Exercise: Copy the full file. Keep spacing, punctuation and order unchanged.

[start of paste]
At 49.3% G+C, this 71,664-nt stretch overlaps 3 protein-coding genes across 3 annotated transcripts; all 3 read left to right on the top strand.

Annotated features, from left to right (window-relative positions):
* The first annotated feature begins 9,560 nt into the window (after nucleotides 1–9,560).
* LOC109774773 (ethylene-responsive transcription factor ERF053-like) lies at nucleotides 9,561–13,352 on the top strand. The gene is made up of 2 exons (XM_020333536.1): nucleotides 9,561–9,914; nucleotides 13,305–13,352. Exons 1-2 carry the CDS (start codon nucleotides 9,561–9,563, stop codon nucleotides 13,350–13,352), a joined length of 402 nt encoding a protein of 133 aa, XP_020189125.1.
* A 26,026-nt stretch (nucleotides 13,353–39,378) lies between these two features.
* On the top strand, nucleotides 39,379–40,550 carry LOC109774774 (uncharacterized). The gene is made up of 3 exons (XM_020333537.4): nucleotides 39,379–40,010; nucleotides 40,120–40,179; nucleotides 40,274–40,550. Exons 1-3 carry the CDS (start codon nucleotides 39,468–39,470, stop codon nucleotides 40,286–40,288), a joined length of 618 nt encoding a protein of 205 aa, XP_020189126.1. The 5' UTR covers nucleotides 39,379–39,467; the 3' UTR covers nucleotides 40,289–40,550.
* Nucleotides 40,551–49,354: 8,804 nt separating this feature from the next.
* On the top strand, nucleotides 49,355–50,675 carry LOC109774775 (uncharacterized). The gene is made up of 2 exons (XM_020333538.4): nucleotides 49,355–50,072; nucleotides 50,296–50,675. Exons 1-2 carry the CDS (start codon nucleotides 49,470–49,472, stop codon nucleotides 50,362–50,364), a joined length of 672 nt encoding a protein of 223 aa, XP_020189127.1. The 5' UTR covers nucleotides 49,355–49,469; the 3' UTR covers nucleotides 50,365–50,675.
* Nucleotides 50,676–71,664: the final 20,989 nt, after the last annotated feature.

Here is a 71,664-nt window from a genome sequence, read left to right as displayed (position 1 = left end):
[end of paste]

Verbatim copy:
At 49.3% G+C, this 71,664-nt stretch overlaps 3 protein-coding genes across 3 annotated transcripts; all 3 read left to right on the top strand.

Annotated features, from left to right (window-relative positions):
* The first annotated feature begins 9,560 nt into the window (after nucleotides 1–9,560).
* LOC109774773 (ethylene-responsive transcription factor ERF053-like) lies at nucleotides 9,561–13,352 on the top strand. The gene is made up of 2 exons (XM_020333536.1): nucleotides 9,561–9,914; nucleotides 13,305–13,352. Exons 1-2 carry the CDS (start codon nucleotides 9,561–9,563, stop codon nucleotides 13,350–13,352), a joined length of 402 nt encoding a protein of 133 aa, XP_020189125.1.
* A 26,026-nt stretch (nucleotides 13,353–39,378) lies between these two features.
* On the top strand, nucleotides 39,379–40,550 carry LOC109774774 (uncharacterized). The gene is made up of 3 exons (XM_020333537.4): nucleotides 39,379–40,010; nucleotides 40,120–40,179; nucleotides 40,274–40,550. Exons 1-3 carry the CDS (start codon nucleotides 39,468–39,470, stop codon nucleotides 40,286–40,288), a joined length of 618 nt encoding a protein of 205 aa, XP_020189126.1. The 5' UTR covers nucleotides 39,379–39,467; the 3' UTR covers nucleotides 40,289–40,550.
* Nucleotides 40,551–49,354: 8,804 nt separating this feature from the next.
* On the top strand, nucleotides 49,355–50,675 carry LOC109774775 (uncharacterized). The gene is made up of 2 exons (XM_020333538.4): nucleotides 49,355–50,072; nucleotides 50,296–50,675. Exons 1-2 carry the CDS (start codon nucleotides 49,470–49,472, stop codon nucleotides 50,362–50,364), a joined length of 672 nt encoding a protein of 223 aa, XP_020189127.1. The 5' UTR covers nucleotides 49,355–49,469; the 3' UTR covers nucleotides 50,365–50,675.
* Nucleotides 50,676–71,664: the final 20,989 nt, after the last annotated feature.

Here is a 71,664-nt window from a genome sequence, read left to right as displayed (position 1 = left end):